The world of unknowns and patent best practice
Shayne and I recently attended the hugely popular BIO 2017 convention in San Diego, where over 16,000 attendees associated with the life sciences industry share their ideas and innovations.
Besides the social side of the conference (which included entering a 5k charity fun run dressed as a kiwi!), BIO was a great chance for us to re-connect with all the overseas IP professionals we work with, and to make new contacts.
One of the nice things about being a patent attorney is that we all speak a similar global ‘IP language’ albeit with country specific ‘wrinkles’. And the convention is invaluable for learning from each other and ensuring that what we do day-to-day locally is best practice for our clients’ end markets.
Key takeaway: Write detailed and content rich invention descriptions!
One of the key take home messages we received reinforced our current thinking and practice: write detailed and content rich invention descriptions. This is important to ensure flexibility during the examination stage.
While US law is generous in the style or flexibility of amendments allowed to IP claims, there are limits. A detailed and content-rich specification covering the invention from many different angles allows opportunity to amend the claim scope. This makes it easier to address examiner challenges, draft claims to catch infringers, and capture the invention in different ways.
“This makes it easier to address examiner challenges, draft claims to catch infringers, and capture the invention in different ways.”
European, Japanese and Chinese rules around specification and claim amendments also mean that detailed and content-rich specifications are almost critical to achieving a good outcome. The rules more or less require the exact same explicit wording be used in the description of specification to that as claimed. This prevents anyone from subsequently adding wording not already used in the specification, or even adding in wording implied by the text. For example, if a range is given in the specification of, say, 5-50%, one cannot then claim 10-40% unless the exact term ‘10-40%’ features in the body of the specification.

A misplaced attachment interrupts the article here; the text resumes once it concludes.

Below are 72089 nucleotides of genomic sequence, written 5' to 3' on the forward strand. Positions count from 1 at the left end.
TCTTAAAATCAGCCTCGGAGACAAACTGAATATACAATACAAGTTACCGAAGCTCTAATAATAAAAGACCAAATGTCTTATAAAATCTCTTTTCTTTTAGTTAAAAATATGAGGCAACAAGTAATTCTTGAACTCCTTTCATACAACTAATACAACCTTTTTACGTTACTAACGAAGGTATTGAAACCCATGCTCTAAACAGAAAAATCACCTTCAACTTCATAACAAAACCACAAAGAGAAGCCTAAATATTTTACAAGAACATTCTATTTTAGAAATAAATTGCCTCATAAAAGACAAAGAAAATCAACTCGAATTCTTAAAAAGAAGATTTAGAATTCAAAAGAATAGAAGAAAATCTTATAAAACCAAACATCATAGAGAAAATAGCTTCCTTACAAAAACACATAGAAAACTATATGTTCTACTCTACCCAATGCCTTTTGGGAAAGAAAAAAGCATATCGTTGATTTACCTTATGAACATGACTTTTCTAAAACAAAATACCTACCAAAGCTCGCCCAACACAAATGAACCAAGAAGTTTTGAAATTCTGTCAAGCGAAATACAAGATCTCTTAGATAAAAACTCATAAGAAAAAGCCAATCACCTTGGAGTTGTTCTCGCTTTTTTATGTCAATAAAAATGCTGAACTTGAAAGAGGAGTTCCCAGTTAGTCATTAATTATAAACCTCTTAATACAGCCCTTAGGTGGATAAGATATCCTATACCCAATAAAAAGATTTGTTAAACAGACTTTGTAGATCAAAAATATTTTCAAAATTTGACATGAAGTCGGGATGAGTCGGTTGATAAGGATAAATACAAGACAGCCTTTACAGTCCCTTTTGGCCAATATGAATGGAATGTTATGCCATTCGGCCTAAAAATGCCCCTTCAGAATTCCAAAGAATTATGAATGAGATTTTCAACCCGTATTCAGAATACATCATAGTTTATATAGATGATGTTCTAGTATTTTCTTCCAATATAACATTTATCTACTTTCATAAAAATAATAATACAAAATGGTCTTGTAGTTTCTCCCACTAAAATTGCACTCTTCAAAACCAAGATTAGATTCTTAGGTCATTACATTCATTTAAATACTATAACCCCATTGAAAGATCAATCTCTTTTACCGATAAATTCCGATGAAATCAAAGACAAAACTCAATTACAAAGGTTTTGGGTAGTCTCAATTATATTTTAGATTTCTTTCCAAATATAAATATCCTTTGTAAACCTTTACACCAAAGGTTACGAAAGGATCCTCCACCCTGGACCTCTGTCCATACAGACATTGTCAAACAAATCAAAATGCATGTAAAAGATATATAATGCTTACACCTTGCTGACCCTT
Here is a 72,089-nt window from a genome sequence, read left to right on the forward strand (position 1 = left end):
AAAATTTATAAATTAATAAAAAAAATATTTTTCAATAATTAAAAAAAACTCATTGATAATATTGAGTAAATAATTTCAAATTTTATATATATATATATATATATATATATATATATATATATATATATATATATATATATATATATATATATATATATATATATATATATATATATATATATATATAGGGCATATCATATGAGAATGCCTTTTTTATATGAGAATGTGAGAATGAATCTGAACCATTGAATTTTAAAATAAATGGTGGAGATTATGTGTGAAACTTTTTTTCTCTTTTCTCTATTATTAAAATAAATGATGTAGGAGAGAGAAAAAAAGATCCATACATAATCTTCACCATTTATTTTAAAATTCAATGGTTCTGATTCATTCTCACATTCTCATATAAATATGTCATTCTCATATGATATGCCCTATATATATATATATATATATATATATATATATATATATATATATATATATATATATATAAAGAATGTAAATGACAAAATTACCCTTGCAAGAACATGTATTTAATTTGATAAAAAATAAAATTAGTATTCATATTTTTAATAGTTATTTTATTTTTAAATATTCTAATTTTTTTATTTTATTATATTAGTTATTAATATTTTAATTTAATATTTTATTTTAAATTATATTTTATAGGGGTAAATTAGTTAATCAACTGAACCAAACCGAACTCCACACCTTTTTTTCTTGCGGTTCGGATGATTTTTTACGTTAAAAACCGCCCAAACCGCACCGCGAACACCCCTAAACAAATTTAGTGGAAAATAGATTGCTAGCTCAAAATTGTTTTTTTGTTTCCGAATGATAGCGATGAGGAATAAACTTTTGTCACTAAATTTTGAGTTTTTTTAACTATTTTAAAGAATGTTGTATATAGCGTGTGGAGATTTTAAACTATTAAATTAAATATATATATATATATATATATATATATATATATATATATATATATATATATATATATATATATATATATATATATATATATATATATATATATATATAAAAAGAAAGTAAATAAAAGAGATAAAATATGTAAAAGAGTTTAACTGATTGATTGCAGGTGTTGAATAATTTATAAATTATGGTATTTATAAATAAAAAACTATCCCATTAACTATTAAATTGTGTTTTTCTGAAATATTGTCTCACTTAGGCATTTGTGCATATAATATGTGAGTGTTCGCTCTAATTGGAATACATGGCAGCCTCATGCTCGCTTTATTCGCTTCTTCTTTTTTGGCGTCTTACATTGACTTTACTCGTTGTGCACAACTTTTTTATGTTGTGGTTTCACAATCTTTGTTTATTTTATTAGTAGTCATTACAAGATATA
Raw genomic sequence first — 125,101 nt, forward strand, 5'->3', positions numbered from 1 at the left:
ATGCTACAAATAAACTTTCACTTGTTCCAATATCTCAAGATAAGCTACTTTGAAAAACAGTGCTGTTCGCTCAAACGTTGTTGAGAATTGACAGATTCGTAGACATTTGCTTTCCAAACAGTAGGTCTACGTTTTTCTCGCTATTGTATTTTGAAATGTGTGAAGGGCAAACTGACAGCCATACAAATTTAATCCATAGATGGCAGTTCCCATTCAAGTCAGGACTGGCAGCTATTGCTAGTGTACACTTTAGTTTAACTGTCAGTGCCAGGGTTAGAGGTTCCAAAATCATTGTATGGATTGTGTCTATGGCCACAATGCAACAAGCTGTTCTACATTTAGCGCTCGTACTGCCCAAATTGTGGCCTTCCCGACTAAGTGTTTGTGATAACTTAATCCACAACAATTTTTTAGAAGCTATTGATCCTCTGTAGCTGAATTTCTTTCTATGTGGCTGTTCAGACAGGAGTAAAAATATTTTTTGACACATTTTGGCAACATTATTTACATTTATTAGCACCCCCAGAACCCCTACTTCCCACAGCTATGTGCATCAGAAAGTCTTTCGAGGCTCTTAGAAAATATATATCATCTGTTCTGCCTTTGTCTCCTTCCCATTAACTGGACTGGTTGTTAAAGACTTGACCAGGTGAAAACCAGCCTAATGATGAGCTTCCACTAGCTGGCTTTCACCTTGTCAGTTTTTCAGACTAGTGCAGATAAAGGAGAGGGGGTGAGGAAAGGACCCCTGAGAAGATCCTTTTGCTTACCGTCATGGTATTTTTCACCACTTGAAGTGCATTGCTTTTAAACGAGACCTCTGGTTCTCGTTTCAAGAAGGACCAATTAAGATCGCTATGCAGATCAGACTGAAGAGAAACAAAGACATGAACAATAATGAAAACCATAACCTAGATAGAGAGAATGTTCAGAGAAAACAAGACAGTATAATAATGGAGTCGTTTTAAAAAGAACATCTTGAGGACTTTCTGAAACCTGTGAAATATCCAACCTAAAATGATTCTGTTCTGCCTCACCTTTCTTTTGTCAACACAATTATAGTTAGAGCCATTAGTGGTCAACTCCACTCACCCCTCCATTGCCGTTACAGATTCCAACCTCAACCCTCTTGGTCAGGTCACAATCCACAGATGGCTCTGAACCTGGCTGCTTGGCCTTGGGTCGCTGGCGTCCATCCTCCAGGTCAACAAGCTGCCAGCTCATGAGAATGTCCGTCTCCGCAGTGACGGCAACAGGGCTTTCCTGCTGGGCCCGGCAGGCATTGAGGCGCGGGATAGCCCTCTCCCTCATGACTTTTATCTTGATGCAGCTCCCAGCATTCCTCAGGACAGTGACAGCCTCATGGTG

Absence of disclosure about a feature is also not necessarily able to be claimed unless that absence is specifically noted in the specification.
Even locally, the standard around invention disclosures has been raised with recent amendments to patent law in Australia and New Zealand. This is not, perhaps, to the same extent as Europe, but certainly a big leap forwards from a decade ago.
What can you do to help in this process?
To help us achieve a good outcome, we need you to provide us as much information as possible about your innovation. Don’t scrimp on the details or hide things!
As patent attorneys, we try to ask many questions about the invention with a view to allowing us to craft the best possible patent specification. We ask about the invention history and try to gauge commercial plans for the invention. We are, however, totally dependent on the answers provided and information to hand.
“Achieving the best possible outcomes is a partnership between inventor and patent attorney.”
Achieving the best possible outcomes is a partnership between inventor and patent attorney. And, in our experience, this often means multiple reviews of the draft specification before arriving at the best version for the client. Getting company and inventor feedback is an essential and invaluable part of this process.
Beware that meeting best practice could mean more costs in the early stage, which can be tough for start-ups and when the idea has not yet been tested. However, in the long-term, this investment will create far superior outcomes and help lower overall costs – if only through fewer examination challenges.
To learn more or discuss a new project, contact Shayne or Robert to discuss your innovations. We love to hear your great ideas, and are always happy to have a chat and help where we can to guide businesses from seed to success.